[QODLink]
Cycling

Wiggins 'almost quit Tour'

Eventual champion almost withdrew from 2012 edition of race after row with teammate Chris Froome, according to new book.

Last Modified: 12 Sep 2013 16:01
Email Article
Print Article
Share article
Send Feedback
An unplanned attack from Froome during stage 11 reportedly made Wiggins threaten to pull out [GETTY]

Bradley Wiggins threatened to quit the 2012 Tour de France because of the aggressive riding of team mate Chris Froome, according to Team Sky's former sports director Sean Yates.

Froome, who finished second overall to Wiggins before going on to win this year's race, caused a storm when appearing to attack his team mate on a mountainous Stage 11 rather than help his British compatriot retain the yellow jersey.

Wiggins reacted later by sending a text message saying it would be "better for everyone if I went home", according to Yates in his autobiography "It's All About the Bike" which lifts the lid on the intricate relationship between the two riders.

"Froomey was keen to establish himself in second place overall and have a free hand," Yates wrote in his book of the infamous climb up the Col de la Croix de Fer when Froome threatened to leave Wiggins trailing in his wake.

"(Team Sky general manager) Dave (Brailsford) and I wanted to stick to the original plan of Brad taking the yellow jersey all the way to Paris. Brad was obviously supportive of that. But wary of what could happen if Froomey was to ride off.

"We decided, without any ambiguity that Froomey would stay at Brad's side until the last 500 metres, when he would be free to attack if he wished, the idea being that he could take time out of (Vicenzo) Nibali and (Cadel) Evans in the race for second without endangering Brad's lead."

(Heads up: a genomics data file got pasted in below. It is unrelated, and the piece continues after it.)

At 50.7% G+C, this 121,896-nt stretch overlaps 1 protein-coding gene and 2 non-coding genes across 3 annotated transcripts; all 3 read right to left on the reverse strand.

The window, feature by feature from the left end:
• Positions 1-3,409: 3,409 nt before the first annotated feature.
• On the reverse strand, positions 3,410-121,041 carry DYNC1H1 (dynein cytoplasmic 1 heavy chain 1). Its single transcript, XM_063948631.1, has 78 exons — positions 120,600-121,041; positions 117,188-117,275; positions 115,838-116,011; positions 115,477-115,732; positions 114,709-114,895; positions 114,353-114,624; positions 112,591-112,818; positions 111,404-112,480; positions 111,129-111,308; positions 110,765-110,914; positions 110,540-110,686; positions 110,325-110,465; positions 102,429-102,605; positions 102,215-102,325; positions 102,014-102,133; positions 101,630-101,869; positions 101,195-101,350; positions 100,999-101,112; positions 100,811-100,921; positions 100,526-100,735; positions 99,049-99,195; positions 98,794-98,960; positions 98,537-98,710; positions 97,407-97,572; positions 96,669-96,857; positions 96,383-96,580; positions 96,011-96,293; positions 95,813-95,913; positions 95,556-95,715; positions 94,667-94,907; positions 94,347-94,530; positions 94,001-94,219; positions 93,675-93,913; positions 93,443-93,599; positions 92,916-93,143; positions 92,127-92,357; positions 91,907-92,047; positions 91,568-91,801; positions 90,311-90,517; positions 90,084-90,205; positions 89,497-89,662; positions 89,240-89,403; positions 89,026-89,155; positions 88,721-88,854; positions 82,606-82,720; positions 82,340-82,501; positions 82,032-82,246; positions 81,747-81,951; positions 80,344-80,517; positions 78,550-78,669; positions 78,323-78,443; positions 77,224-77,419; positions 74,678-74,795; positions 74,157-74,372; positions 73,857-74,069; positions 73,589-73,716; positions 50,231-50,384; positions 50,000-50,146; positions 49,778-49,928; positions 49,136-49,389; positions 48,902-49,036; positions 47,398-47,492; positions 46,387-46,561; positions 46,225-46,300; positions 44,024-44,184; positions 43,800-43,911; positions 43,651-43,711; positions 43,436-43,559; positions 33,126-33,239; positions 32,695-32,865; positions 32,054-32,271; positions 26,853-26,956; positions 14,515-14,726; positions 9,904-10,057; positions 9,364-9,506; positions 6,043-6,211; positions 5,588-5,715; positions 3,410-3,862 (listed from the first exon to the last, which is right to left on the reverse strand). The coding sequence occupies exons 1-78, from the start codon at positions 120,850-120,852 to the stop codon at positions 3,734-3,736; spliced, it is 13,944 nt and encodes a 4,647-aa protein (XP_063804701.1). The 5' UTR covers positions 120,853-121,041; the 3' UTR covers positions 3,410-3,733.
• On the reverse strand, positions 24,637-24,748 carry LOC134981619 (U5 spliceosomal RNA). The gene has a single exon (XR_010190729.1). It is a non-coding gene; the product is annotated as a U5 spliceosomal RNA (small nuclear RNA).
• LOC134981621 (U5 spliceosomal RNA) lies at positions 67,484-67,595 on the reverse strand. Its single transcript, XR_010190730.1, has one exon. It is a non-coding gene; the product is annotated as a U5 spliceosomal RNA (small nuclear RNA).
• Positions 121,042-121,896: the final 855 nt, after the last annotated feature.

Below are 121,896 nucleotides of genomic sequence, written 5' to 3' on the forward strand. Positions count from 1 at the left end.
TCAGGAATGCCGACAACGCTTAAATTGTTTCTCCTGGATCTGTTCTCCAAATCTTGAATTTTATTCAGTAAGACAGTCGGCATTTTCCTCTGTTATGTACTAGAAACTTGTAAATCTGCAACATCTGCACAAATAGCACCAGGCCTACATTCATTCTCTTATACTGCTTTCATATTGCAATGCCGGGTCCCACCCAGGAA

Surprise attack

What actually happened was that Froome accelerated with four kilometres to go with Wiggins obviously struggling to keep pace.

"For a moment I couldn't believe it," Yates wrote. 'What the xxxx?' I said. God knows what Brad thought, as he had been riding pretty close to his limit for the previous kilometre, believing that Froomey was spent.

"I made it pretty clear on the radio that this was NOT the plan and he had better wait. He did."

The incident caused a media frenzy, according to Yates, and left Wiggins threatening to quit.

"I got back to my room and received a text from Brad reading 'I think it would be better for everyone if I went home.' I went straight to his room. He was upset and felt like Froomey had stabbed him in the back after the discussion we'd had before the stage. He couldn't understand why he's gone back on the agreement, especially with everything going so well."

Yates said he and Brailsford had to talk Wiggins into remaining in the race which he eventually won to become the first British man to win the Tour de France.

Both riders are in action at the Road World Championships in Italy this month where Wiggins is expected to go for the time trial title and Froome for the road race.

503

Source:
Reuters
Email Article
Print Article
Share article
Send Feedback
Topics in this article
People
Country
City
Featured on Al Jazeera
More than one-quarter of Gaza's population has been displaced, causing a humanitarian crisis.
Ministers and MPs caught on camera sleeping through important speeches have sparked criticism that they are not working.
Muslim charities claim discrimination after major UK banks began closing their accounts.
Italy struggles to deal with growing flood of migrants willing to risk their lives to reach the nearest European shores.

Featured
Students kept from using screen-based technology for five days showed improvement in recognizing emotion, US study says.
Frustration grows in Kiev as pledges to end corruption and abuse of power stagnate after Maidan Square protest.
Thousands of Houthi supporters have called for the fall of Yemen's government. But what do the Houthis really want?
New ration reductions and movement restrictions have refugees from Myanmar anxious about their future in Thailand.
US lawyers say poor translations of election materials disenfranchise Native voters.
join our mailing list